distinct and separate
The courts often consider the existence of a distinct and separate existence in determining if a religion is legally valid.
a distinct legal existence, IRS definition of a church
a definite and distinct ecclesiastical government, IRS definition of a church
a distinct religious history, IRS definition of a church
a membership not associated with any other church or denomination, IRS definition of a church
a literature of its own, IRS definition of a church
religious freedom reply to IRS standards
As to the first criterion, a religious organization should not be required to have a distinct legal existence, since a church may decide not to incorporate for reasons of its own. In addition, a denomination may have no formal organization. For example, the Plymouth Brethren believe that such denominational structures are unscriptural and divisive. Locally, some are incorporated, some are not. This requirement poses a special threat to ministers who serve the poor. Many such ministers lack the legal sophistication and resources to incorporate their churches even if such formal structure were consistent with their theology. Defining Religion in American Law by Bruce J. Casino, International Coalition for Religious Freedom
The problem with the fifth criterion is that a new religion, by definition, cannot have a distinct religious history. American civilization from the beginning and in each passing century has been continuously marked by extraordinary religious fertility and continues to exhibit this propensity to the present day. The emergence of new religions is a common occurrence in American history. The first Amendment serves to protect all religions, old and new, against government harassment, intrusion, injury and discrimination. Baptists, Quakers, Mormons and Jehovahs Witnesses each experienced persecution in America when their churches were new. Although no one would dispute that this history is unfortunate, a similar dynamic is at work in the present attitude of many in government toward new religions. Moreover, even established religious groups might not have a distinct history. Due to the informal nature of the Plymouth Brethren, their religious history is indistinct. Defining Religion in American Law by Bruce J. Casino, International Coalition for Religious Freedom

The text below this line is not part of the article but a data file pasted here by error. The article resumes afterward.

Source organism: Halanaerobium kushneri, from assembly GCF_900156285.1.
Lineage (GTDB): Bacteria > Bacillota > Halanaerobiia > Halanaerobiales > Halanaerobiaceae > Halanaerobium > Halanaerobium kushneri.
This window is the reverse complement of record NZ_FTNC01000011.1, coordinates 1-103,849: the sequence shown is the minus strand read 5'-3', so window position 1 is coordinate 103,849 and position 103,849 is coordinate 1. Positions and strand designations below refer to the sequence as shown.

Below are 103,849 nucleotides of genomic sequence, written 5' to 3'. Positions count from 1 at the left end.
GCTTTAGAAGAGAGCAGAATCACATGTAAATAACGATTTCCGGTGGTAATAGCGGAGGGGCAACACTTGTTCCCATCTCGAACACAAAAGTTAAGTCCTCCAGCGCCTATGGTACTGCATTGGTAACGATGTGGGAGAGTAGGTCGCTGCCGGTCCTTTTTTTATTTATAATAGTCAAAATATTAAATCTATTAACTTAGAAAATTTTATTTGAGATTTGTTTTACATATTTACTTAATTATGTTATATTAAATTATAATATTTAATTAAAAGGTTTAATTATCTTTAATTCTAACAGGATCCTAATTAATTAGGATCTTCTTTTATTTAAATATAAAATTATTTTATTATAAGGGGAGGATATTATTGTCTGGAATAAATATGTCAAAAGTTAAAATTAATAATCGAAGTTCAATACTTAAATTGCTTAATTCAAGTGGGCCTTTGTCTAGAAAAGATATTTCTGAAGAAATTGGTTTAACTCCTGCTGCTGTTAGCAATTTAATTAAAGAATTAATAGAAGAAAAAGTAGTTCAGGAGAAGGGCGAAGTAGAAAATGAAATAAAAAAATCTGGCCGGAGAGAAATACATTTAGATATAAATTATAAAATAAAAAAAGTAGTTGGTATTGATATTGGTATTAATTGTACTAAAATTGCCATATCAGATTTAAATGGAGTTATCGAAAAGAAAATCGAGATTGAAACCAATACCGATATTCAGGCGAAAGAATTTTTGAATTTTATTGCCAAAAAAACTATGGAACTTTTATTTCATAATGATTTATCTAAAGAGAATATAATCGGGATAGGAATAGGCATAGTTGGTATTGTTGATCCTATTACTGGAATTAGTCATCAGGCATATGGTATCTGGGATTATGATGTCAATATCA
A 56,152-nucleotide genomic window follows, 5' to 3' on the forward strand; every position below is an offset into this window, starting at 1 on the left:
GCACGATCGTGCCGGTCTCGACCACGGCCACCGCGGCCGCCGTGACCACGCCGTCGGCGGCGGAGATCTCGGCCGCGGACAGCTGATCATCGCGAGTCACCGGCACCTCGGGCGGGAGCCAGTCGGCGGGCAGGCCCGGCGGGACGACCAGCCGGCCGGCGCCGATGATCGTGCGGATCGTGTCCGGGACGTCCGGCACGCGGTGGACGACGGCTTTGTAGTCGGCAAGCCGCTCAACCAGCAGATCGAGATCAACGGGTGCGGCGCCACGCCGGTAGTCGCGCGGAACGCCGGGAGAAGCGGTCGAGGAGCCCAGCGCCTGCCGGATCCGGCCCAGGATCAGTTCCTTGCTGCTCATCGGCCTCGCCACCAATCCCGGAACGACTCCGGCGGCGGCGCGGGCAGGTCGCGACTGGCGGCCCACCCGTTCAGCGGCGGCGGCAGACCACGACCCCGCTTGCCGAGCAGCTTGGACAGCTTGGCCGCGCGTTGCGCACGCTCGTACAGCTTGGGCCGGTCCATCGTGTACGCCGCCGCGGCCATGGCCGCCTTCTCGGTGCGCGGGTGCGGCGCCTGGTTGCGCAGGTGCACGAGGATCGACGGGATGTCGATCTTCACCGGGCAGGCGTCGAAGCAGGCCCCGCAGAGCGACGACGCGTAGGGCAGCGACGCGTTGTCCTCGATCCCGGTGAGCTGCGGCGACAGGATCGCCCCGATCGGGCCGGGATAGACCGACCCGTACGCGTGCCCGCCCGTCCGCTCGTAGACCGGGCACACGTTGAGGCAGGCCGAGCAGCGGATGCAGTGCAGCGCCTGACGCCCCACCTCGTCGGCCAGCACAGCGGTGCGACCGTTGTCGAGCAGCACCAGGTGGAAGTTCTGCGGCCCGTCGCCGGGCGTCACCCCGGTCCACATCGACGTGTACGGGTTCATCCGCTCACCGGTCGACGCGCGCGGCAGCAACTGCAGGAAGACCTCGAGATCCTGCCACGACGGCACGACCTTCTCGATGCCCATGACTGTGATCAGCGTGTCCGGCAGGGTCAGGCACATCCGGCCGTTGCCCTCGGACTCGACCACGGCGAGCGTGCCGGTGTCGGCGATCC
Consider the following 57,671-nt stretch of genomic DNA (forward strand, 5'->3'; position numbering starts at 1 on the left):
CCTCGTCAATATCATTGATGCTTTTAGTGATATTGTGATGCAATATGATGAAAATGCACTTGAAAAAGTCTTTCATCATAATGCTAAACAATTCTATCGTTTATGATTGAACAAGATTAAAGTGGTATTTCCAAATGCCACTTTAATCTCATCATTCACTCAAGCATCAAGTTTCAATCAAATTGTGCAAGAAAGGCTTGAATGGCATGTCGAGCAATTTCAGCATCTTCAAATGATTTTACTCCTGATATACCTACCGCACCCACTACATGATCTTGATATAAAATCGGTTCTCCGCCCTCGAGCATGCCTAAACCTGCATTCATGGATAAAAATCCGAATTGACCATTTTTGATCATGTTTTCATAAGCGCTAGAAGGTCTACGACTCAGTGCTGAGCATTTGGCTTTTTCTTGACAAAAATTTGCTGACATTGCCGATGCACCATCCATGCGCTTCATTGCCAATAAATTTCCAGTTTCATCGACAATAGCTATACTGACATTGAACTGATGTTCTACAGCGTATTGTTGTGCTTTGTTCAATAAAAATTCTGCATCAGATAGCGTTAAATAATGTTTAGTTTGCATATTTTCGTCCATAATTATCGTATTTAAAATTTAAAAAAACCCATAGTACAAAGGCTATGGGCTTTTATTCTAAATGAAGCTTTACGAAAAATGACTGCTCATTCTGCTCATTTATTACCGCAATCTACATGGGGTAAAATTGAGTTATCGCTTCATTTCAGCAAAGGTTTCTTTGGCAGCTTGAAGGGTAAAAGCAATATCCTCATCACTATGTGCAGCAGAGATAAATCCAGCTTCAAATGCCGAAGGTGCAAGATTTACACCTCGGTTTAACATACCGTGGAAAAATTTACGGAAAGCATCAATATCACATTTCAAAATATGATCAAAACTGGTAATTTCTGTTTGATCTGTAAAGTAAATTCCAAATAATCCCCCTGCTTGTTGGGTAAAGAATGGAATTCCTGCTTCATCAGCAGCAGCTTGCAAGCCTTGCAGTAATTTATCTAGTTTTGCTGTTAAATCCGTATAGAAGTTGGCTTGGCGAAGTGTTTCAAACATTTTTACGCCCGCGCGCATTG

The sixth criterion, that a church must have a membership not associated with any other church or denomination, stems from confessional Christianity. It does not apply among Japanese, Chinese, or Asian Indians, for instance, who find it quite common to be members of and attend various religious services.
One of the best-known features of Chinese universalism is that the three religions - Confucianism, Buddhism and Taoism - are virtually treated as one. The religious allegiance of the average man is not related to one the three religions. He does not belong to a confession or creed. He participates unconcerned as to any apparent lack of consistency, alternatively in Buddhist, Taoist or Confucian rites. He is, by nature, a religious pragmatist.
One of the goals of the ecumenical movement is increased interaction and association between denominations and churches and their members. Religions such as the Bahai and Theosophy aim at unity of all religions.
Gandhi said that [m]ore than all, people of all religions should learn to worship together on occasion. The Plymouth Brethren do not practice formal church membership because they believe church membership has no basis in Scripture, divides Christians from one another and can be a crutch which leads to a false sense of salvation. The American tendency toward exclusive religious affiliation is by no means universal. A Japanese, for instance, may be married as a Shintoist and buried as Buddhist. The Japanese never developed the idea, so prevalent in South and West Asia as well as the West, that a person had to adhere exclusively to one religion or another . . . Japanese were usually both Buddhists and Shintoists at the same time and often enough Confucianists as well. Defining Religion in American Law by Bruce J. Casino, International Coalition for Religious Freedom